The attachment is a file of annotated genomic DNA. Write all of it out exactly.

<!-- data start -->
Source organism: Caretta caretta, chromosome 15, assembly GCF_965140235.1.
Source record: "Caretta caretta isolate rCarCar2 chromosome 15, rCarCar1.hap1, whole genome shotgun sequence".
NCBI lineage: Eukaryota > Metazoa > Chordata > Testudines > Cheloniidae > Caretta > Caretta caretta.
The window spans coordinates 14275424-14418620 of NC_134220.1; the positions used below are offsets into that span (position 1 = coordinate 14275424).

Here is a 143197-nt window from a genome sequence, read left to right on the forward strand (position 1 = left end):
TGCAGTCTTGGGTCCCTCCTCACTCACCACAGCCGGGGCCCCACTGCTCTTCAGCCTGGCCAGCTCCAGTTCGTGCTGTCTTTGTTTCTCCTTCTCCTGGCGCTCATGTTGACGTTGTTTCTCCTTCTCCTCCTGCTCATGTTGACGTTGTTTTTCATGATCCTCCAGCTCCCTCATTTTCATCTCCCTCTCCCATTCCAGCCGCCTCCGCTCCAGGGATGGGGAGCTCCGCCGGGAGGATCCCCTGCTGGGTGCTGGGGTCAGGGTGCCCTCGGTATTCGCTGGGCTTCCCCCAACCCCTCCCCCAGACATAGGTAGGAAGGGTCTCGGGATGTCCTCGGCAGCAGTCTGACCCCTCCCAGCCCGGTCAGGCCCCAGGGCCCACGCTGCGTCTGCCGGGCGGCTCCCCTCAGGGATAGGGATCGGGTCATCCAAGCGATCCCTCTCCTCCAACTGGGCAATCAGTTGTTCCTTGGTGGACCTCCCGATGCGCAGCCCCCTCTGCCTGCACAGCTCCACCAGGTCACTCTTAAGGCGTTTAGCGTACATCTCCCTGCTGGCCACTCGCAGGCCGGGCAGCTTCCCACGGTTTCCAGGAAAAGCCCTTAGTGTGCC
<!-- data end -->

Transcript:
Source organism: Caretta caretta, chromosome 15, assembly GCF_965140235.1.
Source record: "Caretta caretta isolate rCarCar2 chromosome 15, rCarCar1.hap1, whole genome shotgun sequence".
NCBI lineage: Eukaryota > Metazoa > Chordata > Testudines > Cheloniidae > Caretta > Caretta caretta.
The window spans coordinates 14275424-14418620 of NC_134220.1; the positions used below are offsets into that span (position 1 = coordinate 14275424).

Here is a 143197-nt window from a genome sequence, read left to right on the forward strand (position 1 = left end):
TGCAGTCTTGGGTCCCTCCTCACTCACCACAGCCGGGGCCCCACTGCTCTTCAGCCTGGCCAGCTCCAGTTCGTGCTGTCTTTGTTTCTCCTTCTCCTGGCGCTCATGTTGACGTTGTTTCTCCTTCTCCTCCTGCTCATGTTGACGTTGTTTTTCATGATCCTCCAGCTCCCTCATTTTCATCTCCCTCTCCCATTCCAGCCGCCTCCGCTCCAGGGATGGGGAGCTCCGCCGGGAGGATCCCCTGCTGGGTGCTGGGGTCAGGGTGCCCTCGGTATTCGCTGGGCTTCCCCCAACCCCTCCCCCAGACATAGGTAGGAAGGGTCTCGGGATGTCCTCGGCAGCAGTCTGACCCCTCCCAGCCCGGTCAGGCCCCAGGGCCCACGCTGCGTCTGCCGGGCGGCTCCCCTCAGGGATAGGGATCGGGTCATCCAAGCGATCCCTCTCCTCCAACTGGGCAATCAGTTGTTCCTTGGTGGACCTCCCGATGCGCAGCCCCCTCTGCCTGCACAGCTCCACCAGGTCACTCTTAAGGCGTTTAGCGTACATCTCCCTGCTGGCCACTCGCAGGCCGGGCAGCTTCCCACGGTTTCCAGGAAAAGCCCTTAGTGTGCC